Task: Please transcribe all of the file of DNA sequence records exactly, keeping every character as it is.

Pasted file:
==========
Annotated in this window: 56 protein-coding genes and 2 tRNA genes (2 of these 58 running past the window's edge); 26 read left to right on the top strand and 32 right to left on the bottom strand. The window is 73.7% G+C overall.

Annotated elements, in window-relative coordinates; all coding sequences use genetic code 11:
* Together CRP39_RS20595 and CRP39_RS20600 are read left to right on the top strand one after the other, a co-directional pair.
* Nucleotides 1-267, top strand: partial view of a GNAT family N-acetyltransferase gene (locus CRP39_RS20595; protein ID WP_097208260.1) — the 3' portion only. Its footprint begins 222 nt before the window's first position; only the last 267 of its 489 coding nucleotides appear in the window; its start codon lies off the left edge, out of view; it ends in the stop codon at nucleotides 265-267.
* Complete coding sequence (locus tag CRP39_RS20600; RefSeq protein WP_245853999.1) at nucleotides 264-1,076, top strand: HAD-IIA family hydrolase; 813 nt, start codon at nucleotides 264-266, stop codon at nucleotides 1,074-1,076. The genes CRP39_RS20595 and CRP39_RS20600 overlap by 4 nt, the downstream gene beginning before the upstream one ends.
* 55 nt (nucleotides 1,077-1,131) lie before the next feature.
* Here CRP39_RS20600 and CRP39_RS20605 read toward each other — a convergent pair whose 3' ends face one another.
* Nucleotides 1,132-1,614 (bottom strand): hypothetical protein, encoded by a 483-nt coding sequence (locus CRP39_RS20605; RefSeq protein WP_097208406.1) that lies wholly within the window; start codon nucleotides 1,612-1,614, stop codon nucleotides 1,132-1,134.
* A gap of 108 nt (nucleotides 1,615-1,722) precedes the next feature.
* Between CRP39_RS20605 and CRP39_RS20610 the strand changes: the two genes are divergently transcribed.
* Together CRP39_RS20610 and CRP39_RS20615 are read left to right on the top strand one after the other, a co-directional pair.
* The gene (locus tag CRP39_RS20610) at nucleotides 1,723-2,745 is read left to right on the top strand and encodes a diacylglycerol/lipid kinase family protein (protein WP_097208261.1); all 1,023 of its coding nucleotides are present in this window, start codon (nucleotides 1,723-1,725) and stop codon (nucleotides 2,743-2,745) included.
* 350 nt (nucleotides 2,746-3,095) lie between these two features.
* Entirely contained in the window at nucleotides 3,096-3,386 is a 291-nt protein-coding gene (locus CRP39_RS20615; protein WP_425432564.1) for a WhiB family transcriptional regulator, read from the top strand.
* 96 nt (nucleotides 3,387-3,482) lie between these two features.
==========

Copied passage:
Annotated in this window: 56 protein-coding genes and 2 tRNA genes (2 of these 58 running past the window's edge); 26 read left to right on the top strand and 32 right to left on the bottom strand. The window is 73.7% G+C overall.

Annotated elements, in window-relative coordinates; all coding sequences use genetic code 11:
* Together CRP39_RS20595 and CRP39_RS20600 are read left to right on the top strand one after the other, a co-directional pair.
* Nucleotides 1-267, top strand: partial view of a GNAT family N-acetyltransferase gene (locus CRP39_RS20595; protein ID WP_097208260.1) — the 3' portion only. Its footprint begins 222 nt before the window's first position; only the last 267 of its 489 coding nucleotides appear in the window; its start codon lies off the left edge, out of view; it ends in the stop codon at nucleotides 265-267.
* Complete coding sequence (locus tag CRP39_RS20600; RefSeq protein WP_245853999.1) at nucleotides 264-1,076, top strand: HAD-IIA family hydrolase; 813 nt, start codon at nucleotides 264-266, stop codon at nucleotides 1,074-1,076. The genes CRP39_RS20595 and CRP39_RS20600 overlap by 4 nt, the downstream gene beginning before the upstream one ends.
* 55 nt (nucleotides 1,077-1,131) lie before the next feature.
* Here CRP39_RS20600 and CRP39_RS20605 read toward each other — a convergent pair whose 3' ends face one another.
* Nucleotides 1,132-1,614 (bottom strand): hypothetical protein, encoded by a 483-nt coding sequence (locus CRP39_RS20605; RefSeq protein WP_097208406.1) that lies wholly within the window; start codon nucleotides 1,612-1,614, stop codon nucleotides 1,132-1,134.
* A gap of 108 nt (nucleotides 1,615-1,722) precedes the next feature.
* Between CRP39_RS20605 and CRP39_RS20610 the strand changes: the two genes are divergently transcribed.
* Together CRP39_RS20610 and CRP39_RS20615 are read left to right on the top strand one after the other, a co-directional pair.
* The gene (locus tag CRP39_RS20610) at nucleotides 1,723-2,745 is read left to right on the top strand and encodes a diacylglycerol/lipid kinase family protein (protein WP_097208261.1); all 1,023 of its coding nucleotides are present in this window, start codon (nucleotides 1,723-1,725) and stop codon (nucleotides 2,743-2,745) included.
* 350 nt (nucleotides 2,746-3,095) lie between these two features.
* Entirely contained in the window at nucleotides 3,096-3,386 is a 291-nt protein-coding gene (locus CRP39_RS20615; protein WP_425432564.1) for a WhiB family transcriptional regulator, read from the top strand.
* 96 nt (nucleotides 3,387-3,482) lie between these two features.